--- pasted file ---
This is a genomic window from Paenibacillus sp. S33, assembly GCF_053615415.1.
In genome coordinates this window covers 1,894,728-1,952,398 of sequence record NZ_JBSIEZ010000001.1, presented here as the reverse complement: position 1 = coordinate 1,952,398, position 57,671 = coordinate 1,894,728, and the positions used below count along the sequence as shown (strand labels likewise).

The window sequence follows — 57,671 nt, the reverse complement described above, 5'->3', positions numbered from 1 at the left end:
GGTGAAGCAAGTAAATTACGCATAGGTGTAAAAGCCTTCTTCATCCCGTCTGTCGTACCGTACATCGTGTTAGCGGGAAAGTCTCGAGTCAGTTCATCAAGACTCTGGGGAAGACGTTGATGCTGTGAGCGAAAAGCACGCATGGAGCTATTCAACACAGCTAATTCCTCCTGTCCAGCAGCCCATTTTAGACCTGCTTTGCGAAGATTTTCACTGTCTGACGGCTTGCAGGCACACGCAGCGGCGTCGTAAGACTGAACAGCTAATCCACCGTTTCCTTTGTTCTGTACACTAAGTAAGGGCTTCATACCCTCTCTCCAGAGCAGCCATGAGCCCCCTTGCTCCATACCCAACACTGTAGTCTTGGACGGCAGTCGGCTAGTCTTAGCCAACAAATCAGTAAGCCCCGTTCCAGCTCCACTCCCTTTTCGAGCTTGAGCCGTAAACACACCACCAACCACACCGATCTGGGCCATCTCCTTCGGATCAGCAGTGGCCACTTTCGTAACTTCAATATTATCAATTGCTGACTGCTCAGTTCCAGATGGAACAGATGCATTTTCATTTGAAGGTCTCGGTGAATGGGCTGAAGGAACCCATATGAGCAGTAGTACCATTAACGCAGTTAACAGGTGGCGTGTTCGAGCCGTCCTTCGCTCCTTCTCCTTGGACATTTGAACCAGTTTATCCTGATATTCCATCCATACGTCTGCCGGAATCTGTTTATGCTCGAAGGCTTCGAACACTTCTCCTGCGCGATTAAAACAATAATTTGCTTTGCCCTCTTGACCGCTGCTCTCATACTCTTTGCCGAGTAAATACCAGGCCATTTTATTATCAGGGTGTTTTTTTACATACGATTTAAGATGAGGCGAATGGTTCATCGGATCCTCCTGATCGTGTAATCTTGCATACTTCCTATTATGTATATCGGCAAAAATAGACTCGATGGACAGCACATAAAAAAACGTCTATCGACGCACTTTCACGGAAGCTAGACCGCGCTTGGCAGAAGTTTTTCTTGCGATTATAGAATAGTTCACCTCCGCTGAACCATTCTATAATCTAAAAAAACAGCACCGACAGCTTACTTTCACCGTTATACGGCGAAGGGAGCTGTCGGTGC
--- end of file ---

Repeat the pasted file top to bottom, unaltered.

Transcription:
This is a genomic window from Paenibacillus sp. S33, assembly GCF_053615415.1.
In genome coordinates this window covers 1,894,728-1,952,398 of sequence record NZ_JBSIEZ010000001.1, presented here as the reverse complement: position 1 = coordinate 1,952,398, position 57,671 = coordinate 1,894,728, and the positions used below count along the sequence as shown (strand labels likewise).

The window sequence follows — 57,671 nt, the reverse complement described above, 5'->3', positions numbered from 1 at the left end:
GGTGAAGCAAGTAAATTACGCATAGGTGTAAAAGCCTTCTTCATCCCGTCTGTCGTACCGTACATCGTGTTAGCGGGAAAGTCTCGAGTCAGTTCATCAAGACTCTGGGGAAGACGTTGATGCTGTGAGCGAAAAGCACGCATGGAGCTATTCAACACAGCTAATTCCTCCTGTCCAGCAGCCCATTTTAGACCTGCTTTGCGAAGATTTTCACTGTCTGACGGCTTGCAGGCACACGCAGCGGCGTCGTAAGACTGAACAGCTAATCCACCGTTTCCTTTGTTCTGTACACTAAGTAAGGGCTTCATACCCTCTCTCCAGAGCAGCCATGAGCCCCCTTGCTCCATACCCAACACTGTAGTCTTGGACGGCAGTCGGCTAGTCTTAGCCAACAAATCAGTAAGCCCCGTTCCAGCTCCACTCCCTTTTCGAGCTTGAGCCGTAAACACACCACCAACCACACCGATCTGGGCCATCTCCTTCGGATCAGCAGTGGCCACTTTCGTAACTTCAATATTATCAATTGCTGACTGCTCAGTTCCAGATGGAACAGATGCATTTTCATTTGAAGGTCTCGGTGAATGGGCTGAAGGAACCCATATGAGCAGTAGTACCATTAACGCAGTTAACAGGTGGCGTGTTCGAGCCGTCCTTCGCTCCTTCTCCTTGGACATTTGAACCAGTTTATCCTGATATTCCATCCATACGTCTGCCGGAATCTGTTTATGCTCGAAGGCTTCGAACACTTCTCCTGCGCGATTAAAACAATAATTTGCTTTGCCCTCTTGACCGCTGCTCTCATACTCTTTGCCGAGTAAATACCAGGCCATTTTATTATCAGGGTGTTTTTTTACATACGATTTAAGATGAGGCGAATGGTTCATCGGATCCTCCTGATCGTGTAATCTTGCATACTTCCTATTATGTATATCGGCAAAAATAGACTCGATGGACAGCACATAAAAAAACGTCTATCGACGCACTTTCACGGAAGCTAGACCGCGCTTGGCAGAAGTTTTTCTTGCGATTATAGAATAGTTCACCTCCGCTGAACCATTCTATAATCTAAAAAAACAGCACCGACAGCTTACTTTCACCGTTATACGGCGAAGGGAGCTGTCGGTGC